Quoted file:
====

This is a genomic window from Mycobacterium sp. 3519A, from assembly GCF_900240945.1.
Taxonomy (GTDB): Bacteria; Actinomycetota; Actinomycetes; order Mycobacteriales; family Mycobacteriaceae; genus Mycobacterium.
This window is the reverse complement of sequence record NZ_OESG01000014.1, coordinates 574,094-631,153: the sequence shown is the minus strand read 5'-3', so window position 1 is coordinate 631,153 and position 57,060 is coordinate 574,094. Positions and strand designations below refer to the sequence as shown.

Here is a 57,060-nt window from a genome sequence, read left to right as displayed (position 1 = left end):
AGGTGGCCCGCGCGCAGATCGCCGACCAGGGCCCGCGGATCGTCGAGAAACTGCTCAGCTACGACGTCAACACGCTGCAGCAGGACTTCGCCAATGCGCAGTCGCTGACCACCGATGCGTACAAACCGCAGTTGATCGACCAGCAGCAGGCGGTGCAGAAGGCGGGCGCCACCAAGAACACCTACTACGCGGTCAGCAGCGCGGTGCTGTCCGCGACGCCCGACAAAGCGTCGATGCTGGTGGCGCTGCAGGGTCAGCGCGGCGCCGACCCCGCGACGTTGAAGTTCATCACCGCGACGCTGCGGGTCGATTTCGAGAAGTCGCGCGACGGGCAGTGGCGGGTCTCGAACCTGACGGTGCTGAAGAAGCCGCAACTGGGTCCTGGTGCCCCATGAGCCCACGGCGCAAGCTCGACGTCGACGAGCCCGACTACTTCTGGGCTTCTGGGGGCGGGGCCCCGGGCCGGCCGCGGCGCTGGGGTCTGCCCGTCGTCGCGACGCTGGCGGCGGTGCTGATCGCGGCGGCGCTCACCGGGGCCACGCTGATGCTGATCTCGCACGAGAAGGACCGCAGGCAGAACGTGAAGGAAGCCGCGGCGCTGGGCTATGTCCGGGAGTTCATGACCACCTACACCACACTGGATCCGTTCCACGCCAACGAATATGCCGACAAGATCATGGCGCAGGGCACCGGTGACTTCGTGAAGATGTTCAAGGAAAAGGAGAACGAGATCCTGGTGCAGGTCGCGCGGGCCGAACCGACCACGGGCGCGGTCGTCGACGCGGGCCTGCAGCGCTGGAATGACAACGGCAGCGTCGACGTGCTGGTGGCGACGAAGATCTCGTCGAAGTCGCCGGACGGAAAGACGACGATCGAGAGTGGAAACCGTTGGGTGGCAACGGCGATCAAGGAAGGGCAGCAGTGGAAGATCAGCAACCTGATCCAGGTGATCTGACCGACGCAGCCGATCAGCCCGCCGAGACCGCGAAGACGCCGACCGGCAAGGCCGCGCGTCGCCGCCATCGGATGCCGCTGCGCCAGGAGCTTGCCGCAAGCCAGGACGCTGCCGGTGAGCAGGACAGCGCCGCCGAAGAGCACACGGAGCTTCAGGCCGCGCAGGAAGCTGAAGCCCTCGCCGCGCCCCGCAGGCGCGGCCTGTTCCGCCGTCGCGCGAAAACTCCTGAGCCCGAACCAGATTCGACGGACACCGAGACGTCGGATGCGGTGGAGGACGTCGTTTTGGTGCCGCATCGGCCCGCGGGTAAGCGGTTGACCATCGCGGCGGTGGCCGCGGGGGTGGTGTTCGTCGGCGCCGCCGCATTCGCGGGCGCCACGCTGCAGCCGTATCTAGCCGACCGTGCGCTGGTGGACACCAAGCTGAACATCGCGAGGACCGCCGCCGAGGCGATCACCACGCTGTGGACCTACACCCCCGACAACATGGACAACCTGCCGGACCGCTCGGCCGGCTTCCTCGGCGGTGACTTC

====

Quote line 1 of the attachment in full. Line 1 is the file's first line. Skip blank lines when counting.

This is a genomic window from Mycobacterium sp. 3519A, from assembly GCF_900240945.1.